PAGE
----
Education and conflict

research, policy and practice
July 2006

Oxford University and UNICEF co-convened a conference at Oxford University on ‘Education and Conflict: Research, Policy and Practice’ on 11-12 April 2006. The conference aimed to develop a better understanding of the interrelationship between education and conflict, with contributions from theory and research, and practical field-based examples of conflict resolution and post-conflict reconstruction. The conference brought together representatives from UN agencies, the World Bank, bilateral organisations, donors, NGOs and academia.

This supplement includes summaries of key presentations to the conference and includes additional contributions, in particular from the field. It complements the FMR issue on education and emergencies – ‘Education in emergencies: learning for a peaceful future’ – published in January 2005.

Contents

David Johnson and Ellen van Kalmthout

Education is increasingly accepted as an integral part of humanitarian response in emergencies. It can help restore normalcy, safeguard the most vulnerable, provide psychosocial care, promote tolerance, unify divided communities and begin the process of reconstruction and peace building.

Cream Wright

UNICEF supports education in all countries with natural disasters and civil conflict. Humanitarian response activities, including in education, are an essential part of UNICEF’s work because of its concern with children’s rights in all circumstances.

Peter Buckland

While education does not cause wars, nor can it end them, every education system has the potential either to exacerbate or to mitigate the conditions that contribute to violent conflict.

Jason Hart

How can children-focused research enhance understanding of the role and impact of educational provision in conflict and post-conflict settings?

Rebecca Winthrop

Armed conflict and natural disasters disrupt ways in which education is delivered and accessed. Disruptions may be traumatic but they provide opportunities.

Lynn Davies

There is an urgent need to improve understanding of education’s role in contributing to conflict. The Birmingham International Education Security Index is an attempt to generate qualitative and quantitative indicators to assess the contribution of education to human security/insecurity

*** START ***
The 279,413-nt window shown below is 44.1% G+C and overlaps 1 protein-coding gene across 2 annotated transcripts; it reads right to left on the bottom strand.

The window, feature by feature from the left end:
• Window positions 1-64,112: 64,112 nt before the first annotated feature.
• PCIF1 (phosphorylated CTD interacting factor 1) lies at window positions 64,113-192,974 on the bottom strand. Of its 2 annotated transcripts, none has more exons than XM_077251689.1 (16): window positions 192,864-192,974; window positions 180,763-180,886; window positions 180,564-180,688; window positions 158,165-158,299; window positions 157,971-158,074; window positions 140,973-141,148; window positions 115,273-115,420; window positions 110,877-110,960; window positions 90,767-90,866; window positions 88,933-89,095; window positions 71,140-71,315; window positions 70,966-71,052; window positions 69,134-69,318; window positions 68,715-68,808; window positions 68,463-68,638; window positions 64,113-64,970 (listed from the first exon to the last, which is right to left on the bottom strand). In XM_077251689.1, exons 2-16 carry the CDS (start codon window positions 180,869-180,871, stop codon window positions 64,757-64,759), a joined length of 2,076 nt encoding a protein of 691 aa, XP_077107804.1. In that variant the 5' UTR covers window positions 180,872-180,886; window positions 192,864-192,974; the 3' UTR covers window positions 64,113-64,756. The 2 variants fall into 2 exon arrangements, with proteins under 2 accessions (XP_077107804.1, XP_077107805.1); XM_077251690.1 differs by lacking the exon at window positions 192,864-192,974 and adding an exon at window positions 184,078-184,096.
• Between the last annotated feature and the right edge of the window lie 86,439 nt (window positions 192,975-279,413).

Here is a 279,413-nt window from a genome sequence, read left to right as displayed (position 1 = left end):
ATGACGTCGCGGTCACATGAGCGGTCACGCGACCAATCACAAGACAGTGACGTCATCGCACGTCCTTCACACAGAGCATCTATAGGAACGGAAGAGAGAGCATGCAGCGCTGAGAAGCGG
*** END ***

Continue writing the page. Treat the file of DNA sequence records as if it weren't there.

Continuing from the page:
Jeaniene Spink

Since the December 2001 Bonn Agreement, Afghanistan has adopted a new constitution, held democratic elections and established a national army. Education however has been treated as merely an ‘add on’ to the process of nation building.

Kathryn Touré

Since independence, few African countries have been spared violence and armed conflict. Two West African research networks recently organised an international colloquium to assess the impact and develop linkages between education, peace and democracy.

Diana Quick

After 14 years of on-off civil war, 150,000 deaths and the displacement of almost the entire population, Liberia’s education system lies in ruins. Donors must work with the recently-elected government to make education for all a reality.

Tim Brown

UNHCR’s education challenges in South Sudan highlight the gap between relief and development.

Sibeso Luswata

The Government of Southern Sudan’s Go to School Initiative, supported by UNICEF,  which seeks to get 1.6 million children back in school by the end of 2007, incorporates key elements of the INEE Minimum Standards for Education in Emergencies, Chronic Crises and Early Reconstruction.

Susan Nicolai

Timor-Leste is a classic example of a post-conflict fragile state. Political will and popular enthusiasm rapidly restored a shattered education system but as donor interest wanes the new state cannot deliver services.

Susan Nicolai

Development of a largely secular and modern education system in the Occupied Palestinian Territory over the past decade was mainly due to strong local leadership and external support.

Vijitha Eyango

Over the past five years USAID has learned lessons from critical education programmes in response to conflict and natural disasters in the Asia and Near East Region.

Shakir Ishaq and Atle Hetland

BEFARe – Basic Education For Afghan Refugees – administers the world’s largest and longest-running emergency education project for refugees.

Allison Anderson and Mary Mendenhall

In December 2004, the Inter-Agency Network for Education in Emergencies (INEE) launched the first global tool to define a minimum level of educational quality and help ensure the right to education for people affected by crises.

Lyndsay Bird

NGOs working in education in conflict-affected areas have realised the importance of listening to children, encouraging their genuine participation in programmes and publicising and scaling up the innovations which often arise in the aftermath of war.

Isabella Kitari Feliciano

I am a student at Comboni Secondary School in the south Sudan capital, Juba. I am a leader in the local chapter of the Girls’ Education Movement. GEM is a pan-African initiative to bring about positive change in the lives of girls.

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